Blues and Soul Music Magazine

Issue 1099

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Ken Lewis: Producing the goods

Ken Lewis
Ken Lewis

It is a known fact that producers are the at times the unsung engines behind some of our favourite music. They are like the workforce in some steam ship, shovelling coal and allowing the ship to get to where it needs to be. Keeping with that simile occasionally some of those shovelling coal come to the top of the deck and gain recognition think; Quincy Jones, Dr Dre, Timbaland and others who have made their mark and become just as influential as the artists that sing or rap on their tracks.

Ken Lewis may not necessarily ever come to the top of that deck but the seven time Grammy award winning producer has every right if he wanted to. His CV is a rich tapestry of some of the biggest artists and it just keeps on growing: Aretha Franklin, Diana Ross, Jay-Z, Kanye West, Usher, Mary J. Blige are the tip of a massive iceberg of work.

So I was lucky enough to get some time out with Ken to chat all that is music and he proved to be a most interesting guy.

How are you doing Ken?

Thanks for reaching out to me for an interview, I really appreciate it. Sometimes I forget that most people have no clue who I am or that they have heard tons of my work.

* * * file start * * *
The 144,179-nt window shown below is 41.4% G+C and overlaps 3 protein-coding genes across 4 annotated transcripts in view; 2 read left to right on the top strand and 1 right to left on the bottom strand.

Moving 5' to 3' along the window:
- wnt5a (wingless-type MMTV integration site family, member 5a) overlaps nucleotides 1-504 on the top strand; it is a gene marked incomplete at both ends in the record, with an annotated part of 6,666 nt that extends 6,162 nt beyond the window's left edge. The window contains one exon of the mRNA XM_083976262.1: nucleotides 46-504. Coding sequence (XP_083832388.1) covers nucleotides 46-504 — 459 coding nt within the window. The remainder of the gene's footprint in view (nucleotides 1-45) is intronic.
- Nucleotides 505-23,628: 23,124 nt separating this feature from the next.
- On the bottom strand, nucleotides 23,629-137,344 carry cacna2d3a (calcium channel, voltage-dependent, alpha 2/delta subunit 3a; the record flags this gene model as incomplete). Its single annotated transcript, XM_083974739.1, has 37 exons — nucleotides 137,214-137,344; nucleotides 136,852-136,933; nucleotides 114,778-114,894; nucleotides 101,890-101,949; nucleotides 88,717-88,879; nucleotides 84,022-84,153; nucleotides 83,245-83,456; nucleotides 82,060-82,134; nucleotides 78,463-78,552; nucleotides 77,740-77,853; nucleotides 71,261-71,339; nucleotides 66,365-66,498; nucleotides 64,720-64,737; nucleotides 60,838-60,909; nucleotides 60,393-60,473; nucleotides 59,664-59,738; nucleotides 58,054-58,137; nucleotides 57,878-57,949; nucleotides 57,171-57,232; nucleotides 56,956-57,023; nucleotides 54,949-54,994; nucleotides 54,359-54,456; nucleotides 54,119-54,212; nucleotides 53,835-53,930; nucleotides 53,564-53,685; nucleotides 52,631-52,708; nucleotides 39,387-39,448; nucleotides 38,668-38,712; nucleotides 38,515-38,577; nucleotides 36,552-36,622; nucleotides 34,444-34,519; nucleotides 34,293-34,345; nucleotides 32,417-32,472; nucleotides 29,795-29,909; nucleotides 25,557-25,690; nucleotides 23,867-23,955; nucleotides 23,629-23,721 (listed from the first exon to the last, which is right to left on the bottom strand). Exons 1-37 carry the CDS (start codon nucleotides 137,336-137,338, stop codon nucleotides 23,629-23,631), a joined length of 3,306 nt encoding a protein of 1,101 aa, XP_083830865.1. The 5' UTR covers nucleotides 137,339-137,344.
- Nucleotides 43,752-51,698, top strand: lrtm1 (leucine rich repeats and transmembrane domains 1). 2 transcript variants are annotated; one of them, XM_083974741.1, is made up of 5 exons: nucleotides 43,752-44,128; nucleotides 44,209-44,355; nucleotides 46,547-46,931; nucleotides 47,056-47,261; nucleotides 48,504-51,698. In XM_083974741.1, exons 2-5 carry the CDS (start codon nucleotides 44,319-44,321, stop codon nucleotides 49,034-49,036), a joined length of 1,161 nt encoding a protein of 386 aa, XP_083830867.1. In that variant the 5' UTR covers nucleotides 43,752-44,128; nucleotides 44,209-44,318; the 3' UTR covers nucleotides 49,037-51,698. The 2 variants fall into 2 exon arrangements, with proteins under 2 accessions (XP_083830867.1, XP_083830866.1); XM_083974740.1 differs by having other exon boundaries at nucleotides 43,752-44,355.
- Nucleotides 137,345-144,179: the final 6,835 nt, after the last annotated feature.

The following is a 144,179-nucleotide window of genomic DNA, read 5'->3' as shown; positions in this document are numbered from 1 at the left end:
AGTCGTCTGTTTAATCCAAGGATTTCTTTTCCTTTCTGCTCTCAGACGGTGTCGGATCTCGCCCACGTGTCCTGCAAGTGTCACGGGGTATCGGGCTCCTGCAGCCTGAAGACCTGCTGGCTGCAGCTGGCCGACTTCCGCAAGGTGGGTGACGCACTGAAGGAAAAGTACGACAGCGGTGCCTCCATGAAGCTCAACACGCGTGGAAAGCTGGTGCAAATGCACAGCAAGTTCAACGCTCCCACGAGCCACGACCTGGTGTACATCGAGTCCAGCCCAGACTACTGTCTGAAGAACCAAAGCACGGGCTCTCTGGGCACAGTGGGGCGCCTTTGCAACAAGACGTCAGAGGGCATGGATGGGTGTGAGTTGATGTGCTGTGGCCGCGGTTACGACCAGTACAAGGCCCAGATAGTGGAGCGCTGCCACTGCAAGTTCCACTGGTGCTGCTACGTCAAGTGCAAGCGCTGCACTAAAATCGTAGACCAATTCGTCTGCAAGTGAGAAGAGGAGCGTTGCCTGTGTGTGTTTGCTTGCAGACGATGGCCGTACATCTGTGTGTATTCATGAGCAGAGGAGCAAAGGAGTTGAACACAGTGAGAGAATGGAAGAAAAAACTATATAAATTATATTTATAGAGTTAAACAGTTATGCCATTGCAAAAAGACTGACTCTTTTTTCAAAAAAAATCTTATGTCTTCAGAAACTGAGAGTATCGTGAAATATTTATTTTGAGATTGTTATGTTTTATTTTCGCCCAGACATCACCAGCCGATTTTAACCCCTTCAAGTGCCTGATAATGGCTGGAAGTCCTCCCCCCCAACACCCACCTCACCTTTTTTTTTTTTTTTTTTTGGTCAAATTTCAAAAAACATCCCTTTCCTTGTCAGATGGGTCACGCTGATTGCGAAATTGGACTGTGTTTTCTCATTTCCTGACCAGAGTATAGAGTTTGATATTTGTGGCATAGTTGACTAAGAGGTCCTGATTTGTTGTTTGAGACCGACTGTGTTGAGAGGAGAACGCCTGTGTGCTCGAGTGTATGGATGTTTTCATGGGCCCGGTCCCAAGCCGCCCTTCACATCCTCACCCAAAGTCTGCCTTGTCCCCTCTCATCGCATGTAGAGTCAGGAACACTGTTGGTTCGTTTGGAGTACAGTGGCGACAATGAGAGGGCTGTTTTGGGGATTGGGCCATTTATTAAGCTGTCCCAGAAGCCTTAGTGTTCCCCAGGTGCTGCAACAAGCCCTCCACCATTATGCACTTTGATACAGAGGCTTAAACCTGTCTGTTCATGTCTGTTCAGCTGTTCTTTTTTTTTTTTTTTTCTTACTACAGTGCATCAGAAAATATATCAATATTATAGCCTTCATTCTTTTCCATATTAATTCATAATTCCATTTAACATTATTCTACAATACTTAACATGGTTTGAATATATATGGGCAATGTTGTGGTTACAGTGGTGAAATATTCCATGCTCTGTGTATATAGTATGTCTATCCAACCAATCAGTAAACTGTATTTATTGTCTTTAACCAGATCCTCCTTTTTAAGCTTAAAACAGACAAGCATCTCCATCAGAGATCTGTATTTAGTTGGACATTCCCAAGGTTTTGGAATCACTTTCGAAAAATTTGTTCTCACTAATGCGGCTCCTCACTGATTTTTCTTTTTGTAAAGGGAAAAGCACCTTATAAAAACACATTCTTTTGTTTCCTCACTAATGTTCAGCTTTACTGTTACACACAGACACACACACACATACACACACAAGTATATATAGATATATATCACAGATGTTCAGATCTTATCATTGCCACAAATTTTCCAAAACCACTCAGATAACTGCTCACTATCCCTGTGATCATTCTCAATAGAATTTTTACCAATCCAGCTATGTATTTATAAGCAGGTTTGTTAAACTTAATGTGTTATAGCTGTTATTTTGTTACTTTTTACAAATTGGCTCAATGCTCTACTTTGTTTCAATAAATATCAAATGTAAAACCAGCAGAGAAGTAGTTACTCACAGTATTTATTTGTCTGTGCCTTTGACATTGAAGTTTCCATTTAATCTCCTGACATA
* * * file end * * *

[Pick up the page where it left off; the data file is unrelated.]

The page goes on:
Where and how did this love affair with music begin?

I grew up in Cincinnati, Ohio.  When I was 8 years old I began begging my parents for a guitar. When I kept on begging, they caught on that I was serious and I was not going to stop asking. That Christmas they bought me my first guitar and the music all started there.  My mother was an amateur musician and songwriter as well and I'm sure that had an early influence on me.

Who were your inspirations musically growing up?

Well, I'd say my friends were.  A lot of my friends played in bands and I would get a lot of my musical influence from the songs they would play live. Also my brother is ten years older than me and I used to steel his records and 8 tracks all the time. I listened to all kinds of rock growing up no urban influences at that time. From my brother I found artists like Elton John, Pink Floyd, Led Zeppelin and Neil Young, and from my friends it was more like 38 Special, Black Sabbath, and Judas Priest. The first record I ever bought in 6th grade was ACDC "Back in Black" but early on I also loved bands like Journey and all of the early MTV stuff was a HUGE influence.

When did the whole affair with âurbanâ music for want of a better word come about?